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Dakar, May 13, 2009 - The Africa Commission has proposed the establishment of a USD 3billion African Guarantee Fund (AGF) in partnership with the African Development Bank (AfDB), to boost the development of small and medium enterprises (SMEs). SMEs in Africa are providing jobs for people of the continent.
The proposal is part of the five initiatives by the Africa Commission which launched its Report, Wednesday at AfDB’s 2009 Annual Meetings in Dakar, Senegal.
The Africa Commission, which believes focus should be directed towards private sector-led growth as such creates jobs, has also recommended a partnership between the European Union and AfDB to the extent of ensuring access to energy at the local level.
According to the Commission, “more than three-quarters of Africans lack access to electricity – a major constraint to economic development, doing business and standards of living.”
The report also reveals as a recommendation, the improvement of the business climate and Africa’s competitive edge by making sure that the World Economic Forum’s Global Competitiveness Report covers all African countries.
The Commission is therefore promising that it will work with a range of Africa-based entities with a view to ensuring that the findings of this benchmarking process is followed-up by the development of detailed policy responses and concrete reforms.
In addition, unleashing the power of African entrepreneurship, both in start-up and existing enterprises, by providing advisory services and access to finance in order to allow young people to translate their good ideas into practical plans, is also an initiative proposed by the Commission.
This initiative, it says, will be implemented in partnership with the International Labour Organisation (ILO) and Youth Employment Network--a partnership between the United Nations, ILO and World Bank. The expectation is that, this will create 40,000 new jobs and 20,000 new businesses.
The Africa Commission, the Report also discloses, has recommended the support of higher education and research across the continent.
From this initiative, quantity and quality of artisans through apprenticeships, especially in the rural areas, are expected to be increased. In addition, the move is expected to link tertiary research and business practices, to expanding agricultural output.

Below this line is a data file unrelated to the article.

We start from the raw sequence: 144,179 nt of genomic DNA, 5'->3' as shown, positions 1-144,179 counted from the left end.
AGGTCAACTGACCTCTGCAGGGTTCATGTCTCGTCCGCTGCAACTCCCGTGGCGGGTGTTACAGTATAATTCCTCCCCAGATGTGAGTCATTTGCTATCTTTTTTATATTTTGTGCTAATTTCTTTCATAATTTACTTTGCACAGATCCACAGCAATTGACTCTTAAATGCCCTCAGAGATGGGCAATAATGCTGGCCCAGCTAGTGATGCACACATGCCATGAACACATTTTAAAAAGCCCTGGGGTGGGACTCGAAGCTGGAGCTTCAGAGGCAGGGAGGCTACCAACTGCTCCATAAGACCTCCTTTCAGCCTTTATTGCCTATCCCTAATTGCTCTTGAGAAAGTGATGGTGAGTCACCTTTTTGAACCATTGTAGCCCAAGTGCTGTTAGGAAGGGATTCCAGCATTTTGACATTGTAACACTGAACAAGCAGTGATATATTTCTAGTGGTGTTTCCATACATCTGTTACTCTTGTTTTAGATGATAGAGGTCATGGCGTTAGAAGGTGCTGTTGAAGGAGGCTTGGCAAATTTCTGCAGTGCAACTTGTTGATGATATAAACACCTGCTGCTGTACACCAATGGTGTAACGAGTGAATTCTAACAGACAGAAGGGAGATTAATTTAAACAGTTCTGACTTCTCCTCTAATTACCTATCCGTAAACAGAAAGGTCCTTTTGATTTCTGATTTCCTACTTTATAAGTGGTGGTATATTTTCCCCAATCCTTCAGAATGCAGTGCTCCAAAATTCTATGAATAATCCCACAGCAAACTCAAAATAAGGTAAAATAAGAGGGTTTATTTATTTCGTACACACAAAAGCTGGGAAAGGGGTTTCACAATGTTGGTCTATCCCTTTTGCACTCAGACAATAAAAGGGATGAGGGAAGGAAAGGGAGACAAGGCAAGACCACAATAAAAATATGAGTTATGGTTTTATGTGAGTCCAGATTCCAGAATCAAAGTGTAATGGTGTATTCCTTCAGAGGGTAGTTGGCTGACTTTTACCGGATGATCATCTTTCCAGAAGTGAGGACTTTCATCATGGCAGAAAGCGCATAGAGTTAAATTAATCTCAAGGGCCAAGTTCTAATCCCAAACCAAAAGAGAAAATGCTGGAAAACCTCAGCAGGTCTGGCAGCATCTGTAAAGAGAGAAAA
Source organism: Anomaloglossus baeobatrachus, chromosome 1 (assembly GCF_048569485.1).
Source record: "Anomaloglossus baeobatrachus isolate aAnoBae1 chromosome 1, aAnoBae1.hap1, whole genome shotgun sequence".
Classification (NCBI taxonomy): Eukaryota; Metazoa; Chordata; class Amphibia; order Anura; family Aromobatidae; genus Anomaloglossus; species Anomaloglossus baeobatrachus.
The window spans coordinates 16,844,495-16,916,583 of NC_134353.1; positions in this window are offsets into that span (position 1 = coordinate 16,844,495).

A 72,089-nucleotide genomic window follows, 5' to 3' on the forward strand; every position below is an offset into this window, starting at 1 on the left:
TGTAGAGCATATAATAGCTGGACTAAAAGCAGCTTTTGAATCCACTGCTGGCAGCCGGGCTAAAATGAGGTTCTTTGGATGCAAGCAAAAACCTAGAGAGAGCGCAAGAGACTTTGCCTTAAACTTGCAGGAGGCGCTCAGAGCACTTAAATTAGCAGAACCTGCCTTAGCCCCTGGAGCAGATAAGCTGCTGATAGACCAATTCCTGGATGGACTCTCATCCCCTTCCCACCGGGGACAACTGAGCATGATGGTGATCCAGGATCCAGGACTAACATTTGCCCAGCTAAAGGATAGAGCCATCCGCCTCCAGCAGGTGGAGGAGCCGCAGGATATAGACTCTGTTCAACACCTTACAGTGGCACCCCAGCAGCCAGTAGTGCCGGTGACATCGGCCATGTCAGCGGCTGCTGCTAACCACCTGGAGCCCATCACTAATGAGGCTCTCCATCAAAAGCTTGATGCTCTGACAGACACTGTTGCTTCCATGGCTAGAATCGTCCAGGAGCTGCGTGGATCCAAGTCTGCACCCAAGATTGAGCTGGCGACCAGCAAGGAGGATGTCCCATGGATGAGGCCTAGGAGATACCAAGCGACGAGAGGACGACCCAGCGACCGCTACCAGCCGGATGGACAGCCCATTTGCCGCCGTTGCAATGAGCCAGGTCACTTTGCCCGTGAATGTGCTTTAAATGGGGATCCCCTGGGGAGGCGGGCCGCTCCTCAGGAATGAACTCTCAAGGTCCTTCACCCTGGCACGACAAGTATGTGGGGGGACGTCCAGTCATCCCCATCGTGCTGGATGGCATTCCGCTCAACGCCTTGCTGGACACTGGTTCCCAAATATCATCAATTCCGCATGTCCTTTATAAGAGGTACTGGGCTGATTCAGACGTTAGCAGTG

AfDB President, Donald Kaberuka, Member of the Commission who will head the African Guarantee Fund, notes that “small and medium-sized businesses and entrepreneurs lack access to financing for investments and the economic crisis has just worsened the situation. That is why we want to establish the African Guarantee Facility with the aim of mobilizing loans for USD 3 billion. This can open up for about USD 20 billion in investments, equaling 1.5percent of Africa’s GDP.”
Extolling the move, Kaberuka said: “It will be the most innovative initiative launched in Africa in decades, and we are convinced that it will create millions of productive and decent jobs.”
The President of Tanzania and member of the Africa Commission, Jakaya Kikwete, expresses the belief that “the Africa Commission’s report and recommendations fill out a vacuum. The lack of employment opportunities for the youth is one of the key challenges on the continent and is not reflected in the current international development focus. With the involvement of all the significant African stakeholders in the development of the report, the recommendations represent African solutions to African challenges.
“This”, he said, “is why I am very optimistic as regard to the prospect of living up to the high ambitions of the report; to create a whole new agenda for development policy in Africa.”
In his own remarks, Chairman of the Africa Commission and Danish Prime Minister Lars Løkke Rasmussen, said: ”with the report of the Africa Commission, we have outlined a clear path towards strengthening private sector-led growth, and we have already established strong and promising partnerships with key actors such as the African Development Bank, World Economic Forum, ILO, the World Bank and the African Union Commission- all of whom will support the realization of the five main initiatives.
He added: “It is now that the work begins. All the members of the Commission have today committed themselves 100 percent to the recommendations and initiatives of the report. This demonstrates the genuine engagement we all feel towards creating more and better jobs for Africa’s youth.”
The Africa Commission was launched by Prime Minister of Denmark in 2008 to help Africa benefit more from globalization. The Commission consisted Heads of State and governments, politicians, experts, representatives from international and regional organizations as well as the business community, civil society and the academic world. The majority of the Commissioners were from Africa, which reflected the Commission’s overriding commitment to ensure African ownership of its recommendation and initiatives.